Online Ebook Tragedy the Greeks and Us –

There s no need for him to preach me again as I m convertedAs I ve always admired Simon Critchley In Fact His Critchley in fact his work Very littlealmost nothing opened up a very different intellectual dimension for me to pursue when I was a philosophy student I expected a lot from this book then a taking aim at some silliness To be fair it may be the case that that silliness still exists in the academia and that s why Critchley feels that another book against them is warrantedHaving said that this book is a very good introduction to the world of Attic tragedy especially if you have learned about tragedy from a "Philosophy Lecture At The First "lecture at the first This book tells you why you should never appreciate tragedy as philosophy s tragedy which leads to silliness I eally espect Simon Critchley I appreciate his work in the area of the philosophies of Heidegger and Levinas I expected a lot and was excited by a glimpse of some central claim here about the possibility of a different approach to philosophy that eflects the moral ambiguity of tragedy Sadly I felt it never eally delved deep enough into that possibility and the whole book emained a ambling introduction that covered a lot of area but did so only superficially In ancient times the book that introduced me to the grand subject of Sophocles et al was George Steiner s The Death of Tragedy as sonorous and epic as its subject and which in turn set loose an avalanche of books eager to support or vigorously dissent from his argument After that sturm und drang in the critical teapot now long forgotten comes Simon Critchley s eccentric meditation less grand and for me much interesting in its variety of perspective positions and eversals and pithy pronouncements that extend as another eviewer noted even unto the usually arid Acknowledgments at the end of the book which is as good a place as any to begin uoting his thoughts I am engaging with tragedy in order to aim at a certain style of philosophy whose origins I trace to Plato and Aristotle I have come to find the metaphysical and moral assumptions to which that style is trace to Plato and Aristotle I have come to find the metaphysical and moral assumptions to which that style is uestionable It is not that this this book is anti philosophical Far from it It is ather that tragedy offers another way of thinking and experiencing a dialectical modality of eflection that is at once ealist negative modest and devastating than much that takes the name of philosophy co. E are through with the past but the past isn't through with us Tragedy permits us to come face to face with what we do not know about ourselves but that which makes those selves who we are Having Been Born is a compelling examination of an. Nventionally understood which tends to confuse art with moral tutorial 283 284That s a good intro It also marks the damage of time of the philosophical landscape since Steiner wrote his book in the early 60s Tragedy can have no esonance in a society that believes in a just and easonable god nor in one that believes that man alone determines his destiny through the power of his own eason That s not Steiner that s just a handy summary I stole from another eview Who now believes in such a god or such a destiny Critchley begins from the opposite corner arguing that philosophy as it is often practiced blinds us to the kind #Of Thinking Reasoning Being Expressed #thinking easoning being expressed Greek tragedies it pretends to explain Here s one uote and I promise it s almost the last But it s a good one Tragedy s philosophy begins from the inevitable facticity of violence and the fragile necessity of easoning in a world of conflictual force a polytheistic world that continues to think of itself as monotheistic If the acceptance of tragedy s philosophy entails the abandonment of modern theological shibboleths like faith in progress which is underlined by a linear conception of time and history that tragedy twists out of joint then it might also possess the virtue of a modest political ealism that has to out of joint then it might also possess the virtue of a modest political ealism that has to where philosophy should begin in my view with disappointment But although philosophy might begin in disappointment it does not end there Only the contrary disappointment is the graveyard of those philosophies that insist maniacally upon affirmation vitality wonder and creation If you ve ead this far you ve probably guessed that in a book of this sort you ll also encounter the fine company of Plato Aristotle Aristophanes Schelling Nietzsche above all Vernant Vidal Nauet Anne Carson This is the kind of book on classics that give classics the life they euire It honors the ecognition that The ancients need our blood in order to evive and live among us "Critchley helps us live among them and among all those scholars and artists and eaders who ve poured out "helps us live among them and among all those scholars and artists and eaders who ve poured out blood and learning as a libationPS for those who buy hardbacks Pantheon has produced a fine book to ead and hold great typography clean design strong paper Odd to feel compelled to mention this but this book is a welcome exception to some of the shabby trends I ve noticed lately even from publishers of serious nonfictio. Cient Greek origins in the development and history of tragedy a story that epresents what we thought we knew about the poets dramatists and philosophers of ancient Greece and shows them to us in an unfamiliar unexpected and original light. ,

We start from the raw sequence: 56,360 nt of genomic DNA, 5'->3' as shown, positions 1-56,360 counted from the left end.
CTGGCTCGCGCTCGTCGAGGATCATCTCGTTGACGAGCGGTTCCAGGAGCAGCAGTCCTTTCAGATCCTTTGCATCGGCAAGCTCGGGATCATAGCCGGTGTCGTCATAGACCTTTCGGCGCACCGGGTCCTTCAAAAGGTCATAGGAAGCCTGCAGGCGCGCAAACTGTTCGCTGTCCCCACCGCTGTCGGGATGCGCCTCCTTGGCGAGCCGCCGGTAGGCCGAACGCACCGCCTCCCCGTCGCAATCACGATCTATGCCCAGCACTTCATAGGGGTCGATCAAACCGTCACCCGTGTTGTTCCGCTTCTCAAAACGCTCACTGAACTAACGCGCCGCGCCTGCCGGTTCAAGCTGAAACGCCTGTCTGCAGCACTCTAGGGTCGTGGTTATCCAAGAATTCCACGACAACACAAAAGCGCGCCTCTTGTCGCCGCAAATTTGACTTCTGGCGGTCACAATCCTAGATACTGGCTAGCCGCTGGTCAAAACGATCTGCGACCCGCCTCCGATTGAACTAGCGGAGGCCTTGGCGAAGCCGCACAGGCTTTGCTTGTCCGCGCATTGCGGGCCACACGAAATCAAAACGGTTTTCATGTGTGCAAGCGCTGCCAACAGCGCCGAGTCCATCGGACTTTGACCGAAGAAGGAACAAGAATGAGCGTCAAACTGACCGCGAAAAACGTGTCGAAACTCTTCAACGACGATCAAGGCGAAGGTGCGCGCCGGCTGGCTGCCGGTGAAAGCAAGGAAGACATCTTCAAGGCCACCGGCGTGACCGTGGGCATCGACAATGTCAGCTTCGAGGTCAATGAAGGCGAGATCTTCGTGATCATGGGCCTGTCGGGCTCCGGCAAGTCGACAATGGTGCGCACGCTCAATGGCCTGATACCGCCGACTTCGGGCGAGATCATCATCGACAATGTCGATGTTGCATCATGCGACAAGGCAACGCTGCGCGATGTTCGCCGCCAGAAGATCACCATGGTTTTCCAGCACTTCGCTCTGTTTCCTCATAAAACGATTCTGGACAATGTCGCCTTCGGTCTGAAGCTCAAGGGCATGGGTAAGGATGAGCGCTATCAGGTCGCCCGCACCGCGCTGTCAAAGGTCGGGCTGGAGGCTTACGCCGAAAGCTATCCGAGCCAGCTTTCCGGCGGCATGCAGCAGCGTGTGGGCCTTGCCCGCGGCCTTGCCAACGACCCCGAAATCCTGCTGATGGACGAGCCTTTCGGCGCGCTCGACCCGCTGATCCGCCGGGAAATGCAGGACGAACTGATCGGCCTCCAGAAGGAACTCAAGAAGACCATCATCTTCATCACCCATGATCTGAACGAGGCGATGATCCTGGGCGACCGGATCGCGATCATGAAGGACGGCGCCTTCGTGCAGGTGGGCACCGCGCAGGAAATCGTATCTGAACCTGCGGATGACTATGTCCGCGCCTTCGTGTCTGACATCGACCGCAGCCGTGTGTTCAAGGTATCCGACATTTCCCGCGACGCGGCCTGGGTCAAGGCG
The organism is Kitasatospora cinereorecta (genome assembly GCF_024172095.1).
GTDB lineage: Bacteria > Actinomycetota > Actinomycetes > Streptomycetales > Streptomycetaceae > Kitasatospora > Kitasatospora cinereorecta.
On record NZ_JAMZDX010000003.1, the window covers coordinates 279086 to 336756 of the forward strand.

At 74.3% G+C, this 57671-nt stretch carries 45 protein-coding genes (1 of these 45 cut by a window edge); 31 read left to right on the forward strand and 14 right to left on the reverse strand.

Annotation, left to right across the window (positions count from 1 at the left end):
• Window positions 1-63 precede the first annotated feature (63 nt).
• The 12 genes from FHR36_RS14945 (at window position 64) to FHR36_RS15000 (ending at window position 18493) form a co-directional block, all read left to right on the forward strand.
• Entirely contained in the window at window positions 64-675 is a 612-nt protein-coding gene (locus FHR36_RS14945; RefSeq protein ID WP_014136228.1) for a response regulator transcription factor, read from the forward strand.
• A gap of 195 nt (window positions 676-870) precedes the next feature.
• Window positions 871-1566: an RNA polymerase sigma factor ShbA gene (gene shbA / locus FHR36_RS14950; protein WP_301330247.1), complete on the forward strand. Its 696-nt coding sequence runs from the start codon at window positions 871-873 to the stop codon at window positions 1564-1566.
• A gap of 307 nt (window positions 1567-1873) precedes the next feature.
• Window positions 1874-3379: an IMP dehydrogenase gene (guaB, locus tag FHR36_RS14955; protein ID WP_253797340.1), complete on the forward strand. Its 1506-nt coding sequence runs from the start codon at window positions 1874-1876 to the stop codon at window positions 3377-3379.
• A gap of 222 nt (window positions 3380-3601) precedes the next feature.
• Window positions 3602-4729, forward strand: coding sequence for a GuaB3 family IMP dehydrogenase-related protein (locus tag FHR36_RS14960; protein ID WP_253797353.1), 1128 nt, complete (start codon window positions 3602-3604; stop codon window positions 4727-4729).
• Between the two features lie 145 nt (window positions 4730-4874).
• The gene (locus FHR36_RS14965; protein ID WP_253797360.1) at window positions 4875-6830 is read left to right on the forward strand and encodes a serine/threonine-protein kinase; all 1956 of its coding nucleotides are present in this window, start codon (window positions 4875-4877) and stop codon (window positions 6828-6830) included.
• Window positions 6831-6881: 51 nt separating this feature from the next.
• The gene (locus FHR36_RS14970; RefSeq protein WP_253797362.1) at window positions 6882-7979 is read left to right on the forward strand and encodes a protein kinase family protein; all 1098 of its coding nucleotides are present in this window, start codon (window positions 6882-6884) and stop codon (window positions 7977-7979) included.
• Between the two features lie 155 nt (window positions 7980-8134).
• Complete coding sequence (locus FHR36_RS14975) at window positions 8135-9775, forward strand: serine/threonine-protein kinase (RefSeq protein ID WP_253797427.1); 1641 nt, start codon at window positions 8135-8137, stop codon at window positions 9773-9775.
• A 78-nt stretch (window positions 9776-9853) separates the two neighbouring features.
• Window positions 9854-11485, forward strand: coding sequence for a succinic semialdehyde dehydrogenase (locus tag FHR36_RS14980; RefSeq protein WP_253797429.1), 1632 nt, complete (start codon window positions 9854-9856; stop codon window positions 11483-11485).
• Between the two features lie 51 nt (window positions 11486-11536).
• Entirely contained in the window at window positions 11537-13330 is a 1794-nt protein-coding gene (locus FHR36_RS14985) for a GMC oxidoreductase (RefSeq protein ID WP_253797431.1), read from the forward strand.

Tragedy the Greeks and UsThis was an enjoyable thought provoking listen I enjoy #JOHN LEE S NARRATION HE DOES NOT DISAPPOINT #Lee s narration and he does not disappoint ve been thinking I should ead the tragedies of Aeschylus Sophocles and Euripides and this convinced me that those works still have a lot of elevancy for our lives There are also some great one liners such as think of classical euivalent of twerking and Make Athens Great Again Critchley s insight is essentially that tragedy and philosophy fundamentally opposite world views in that philosophy going back to Socrates principally attempts to unify while tragedy embraces uncertainty and dualities without attempting to esolve them He argues that for philosophy and this is a somewhat overly broad generalization but not necessarily unfairly the fundamental disciplinary assumption is that there is some kind of basic oot truth which can be gotten to and the types of uestions philosophers pose are intended to discern that unified truth Tragedy on the other hand stages competing perspectives worldviews ideas and outlooks without an attempt to choose between them to find the most true outlook In other words tragedy fundamentally uns on uncertainty and self contradiction Critchley makes a eally compelling argument that this is or less at the heart of why Socrates and Plato would expel tragic poets from the ideal city in The Republic and why they hated democracy which also embraces competing ideas without trying to esolve them into a singular transcendent unityCritchley s stated project is to think a different approach to philosophy built around embracing tragic contradictions and ejecting the Platonic ideal of a transcendent truth I m not sure that he eally gets there but this book definitely aises some interesting uestions about the way both philosophy and tragedy work I have had very mixed feelings about this book As a eader I cannot say for sure that I enjoyed eading every pages The chapters on Platonic and Aristotlean evaluations of tragedy can be a little long winded and out of place and I d uestion why focusing on them instead of many other thinkers who have had interesting things said about tragedy I can appreciate that Critchley is taking aim at a certain style of philosophy that can be traced back to Plato and Aristotle maybe I am already convinced many years ago that the style of philosophy in uestion here is mere silliness. From the curator of The New York Times's The Stone a provocative and timely exploration into tragedy how it articulates conflicts and contradiction that we need to address in order to better understand the world we live in We might think ,